Updated: 10/1/2010 9:00 AM ET|
Stocks versus other investments
STOCKS 101: Investing in stocks is not rocket science. The only real characteristics shared among successful stock investors are basic math skills, a critical eye, patience and discipline.
We all have financial goals in life: to pay for college for our children, to be able to retire by a reasonable age, to buy the things we want. Unfortunately, spending less than we earn is typically not enough for us to reach our goals. We have to do more; we have to invest our savings and put our money to work. Stocks are quite simply one of the best ways to make your investment dollars work the hardest.
Investing in stocks is not rocket science. The only real characteristics shared among successful stock investors are basic math skills, a critical eye, patience and discipline. Combine these with an understanding of how money flows and how businesses compete with one another, along with a dash of accounting knowledge, and you have all the mental tools needed to get started. We will teach you all these in this workbook series.
Although you don't need an advanced college degree to invest in stocks, selecting stocks is nevertheless an intellectual exercise. It requires effort, but it can bear many fruits. After all, investing in stocks not only leads to potentially higher returns on your investment dollars, it also leads to a greater understanding of how the world works.
What is a stock?
Perhaps the most common misperception among new investors is that stocks are simply pieces of paper to be traded. This is simply not the case. In stock investing, trading is a means, not an end.
A stock is an ownership interest in a company. A business is started by a person or small group of people who put their money in. How much of the business each founder owns is a function of how much money each invested. At this point, the company is considered "private." Once a business reaches a certain size, the company may decide to "go public" and sell a chunk of itself to the investing public. This is how stocks are created.
When you buy a stock, you become a business owner. Period. Over the long term, the value of that ownership stake will rise and fall according to the success of the underlying business. The better the business does, the more your ownership stake will be worth.
Why invest in stocks?
Stocks are but one of many possible ways to invest your hard-earned money. Why choose stocks instead of other options, such as bonds, rare coins, or antique sports cars? Quite simply, the reason that savvy investors invest in stocks is that they provide the highest potential returns. And over the long term, no other type of investment tends to perform better.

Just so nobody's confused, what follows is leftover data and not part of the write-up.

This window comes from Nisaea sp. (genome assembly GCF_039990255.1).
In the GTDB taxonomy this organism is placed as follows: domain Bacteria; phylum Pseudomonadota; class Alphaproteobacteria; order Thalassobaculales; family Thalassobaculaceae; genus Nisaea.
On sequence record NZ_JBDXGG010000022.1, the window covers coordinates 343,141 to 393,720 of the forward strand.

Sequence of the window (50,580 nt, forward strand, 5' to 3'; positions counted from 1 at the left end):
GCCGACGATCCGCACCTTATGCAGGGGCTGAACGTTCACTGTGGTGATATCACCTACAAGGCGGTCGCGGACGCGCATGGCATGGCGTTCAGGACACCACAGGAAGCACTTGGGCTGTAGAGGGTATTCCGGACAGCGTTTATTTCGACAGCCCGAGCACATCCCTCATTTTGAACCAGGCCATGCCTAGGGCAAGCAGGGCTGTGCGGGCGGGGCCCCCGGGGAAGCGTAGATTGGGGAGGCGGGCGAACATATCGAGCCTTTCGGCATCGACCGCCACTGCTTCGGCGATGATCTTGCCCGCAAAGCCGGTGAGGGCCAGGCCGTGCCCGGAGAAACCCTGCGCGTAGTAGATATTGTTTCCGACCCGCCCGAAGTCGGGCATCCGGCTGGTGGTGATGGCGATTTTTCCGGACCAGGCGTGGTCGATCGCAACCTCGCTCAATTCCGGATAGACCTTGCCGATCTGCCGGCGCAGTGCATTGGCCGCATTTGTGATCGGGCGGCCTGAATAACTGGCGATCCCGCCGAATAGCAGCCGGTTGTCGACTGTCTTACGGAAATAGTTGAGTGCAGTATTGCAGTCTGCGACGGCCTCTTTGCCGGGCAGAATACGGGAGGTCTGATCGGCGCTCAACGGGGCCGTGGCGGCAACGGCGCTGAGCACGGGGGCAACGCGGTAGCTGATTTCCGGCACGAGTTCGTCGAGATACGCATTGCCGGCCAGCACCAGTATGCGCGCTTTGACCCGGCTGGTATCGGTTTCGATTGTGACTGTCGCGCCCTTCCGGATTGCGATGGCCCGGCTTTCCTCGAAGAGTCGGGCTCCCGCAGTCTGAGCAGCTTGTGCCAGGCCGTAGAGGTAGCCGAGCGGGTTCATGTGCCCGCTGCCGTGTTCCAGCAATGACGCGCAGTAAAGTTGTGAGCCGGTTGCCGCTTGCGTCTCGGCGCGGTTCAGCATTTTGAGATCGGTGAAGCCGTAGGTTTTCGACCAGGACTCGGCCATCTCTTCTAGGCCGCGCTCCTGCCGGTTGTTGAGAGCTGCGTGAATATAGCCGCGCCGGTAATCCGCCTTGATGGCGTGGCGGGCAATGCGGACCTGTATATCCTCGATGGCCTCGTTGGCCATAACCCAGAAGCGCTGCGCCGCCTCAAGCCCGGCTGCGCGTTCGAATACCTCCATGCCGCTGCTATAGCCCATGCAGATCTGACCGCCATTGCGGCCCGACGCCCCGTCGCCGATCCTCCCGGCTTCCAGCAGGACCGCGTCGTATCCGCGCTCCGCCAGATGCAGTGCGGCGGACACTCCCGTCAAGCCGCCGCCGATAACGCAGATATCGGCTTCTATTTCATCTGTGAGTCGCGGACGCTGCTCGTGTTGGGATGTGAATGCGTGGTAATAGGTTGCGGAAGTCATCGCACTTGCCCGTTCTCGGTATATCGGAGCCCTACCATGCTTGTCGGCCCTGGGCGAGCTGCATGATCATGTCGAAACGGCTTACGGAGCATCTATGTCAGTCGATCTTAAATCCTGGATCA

On the downside, stocks tend to be the most volatile investments. This means that the value of stocks can drop in the short term. Sometimes stock prices may fall for a protracted period. For instance, investors who put all their savings in stocks in early 2000 may still underwater today. Bad luck or bad timing can easily sink your returns, but you can minimize this by taking a long-term investing approach.
There's also no guarantee you will actually realize any sort of positive return. If you have the misfortune of consistently picking stocks that decline in value, you can lose money, even over the long term!
Of course, we think that by educating yourself and using the knowledge in this Investing Classroom, you can make the risk acceptable relative to your expected reward. We will help you pick the right businesses to own and help you spot the ones to avoid. Again, this effort is well worth it, because over the long haul, your money can work harder for you in equities than in just about any other investment.
Your investment choices
Let's see how stocks stack up to some of your other investment options:
Mutual funds. Stock mutual funds can offer similar returns to investing in stocks on your own, but without all the extra work. When you invest in a fund, your money is pooled with that of other investors, and then it is managed by a group of professionals who try to earn a return by selecting stocks for the pool.
Beyond requiring much less effort, one key advantage of funds is that they can be less volatile. Simple statistics says that a portfolio is going to experience less volatility than the individual components of the portfolio. After all, individual stocks can and sometimes do go to zero. But if a mutual fund holds 50 stocks, it's very unlikely that all of them would become worthless.
The flip side of this reduced volatility is that fund returns can be muted relative to individual stocks. In investing, risk and return are intimately correlated -- reduce one, and odds are you will reduce the other. Another disadvantage to offloading all the effort of picking individual stocks is that you must pay someone else for this service. The professionals running mutual funds do not do so for free. They charge fees, and fees eat into returns.
Plus, the more money you have invested in mutual funds, the larger the absolute value of fees you will pay every year. For instance, paying 1% a year in fees on a $1,000 portfolio is not a big deal, but it's a much larger deal if the portfolio is worth $500,000. In the past, mutual funds often made the most sense for those with relatively small amounts to invest because they were the most cost-efficient. But with commissions of $10 or less per stock trade, this is no longer necessarily the case.
Just as picking the wrong stock is a risk, so is picking the wrong fund. What if the group of people you selected to manage your investment does not perform well? Just as with stocks, there is no guarantee of a return in mutual funds.
It's also worth noting that investing in a mix of mutual funds and stocks can be a perfectly prudent strategy. Stocks versus funds (or any other investment vehicle) need not be an either/or proposition.
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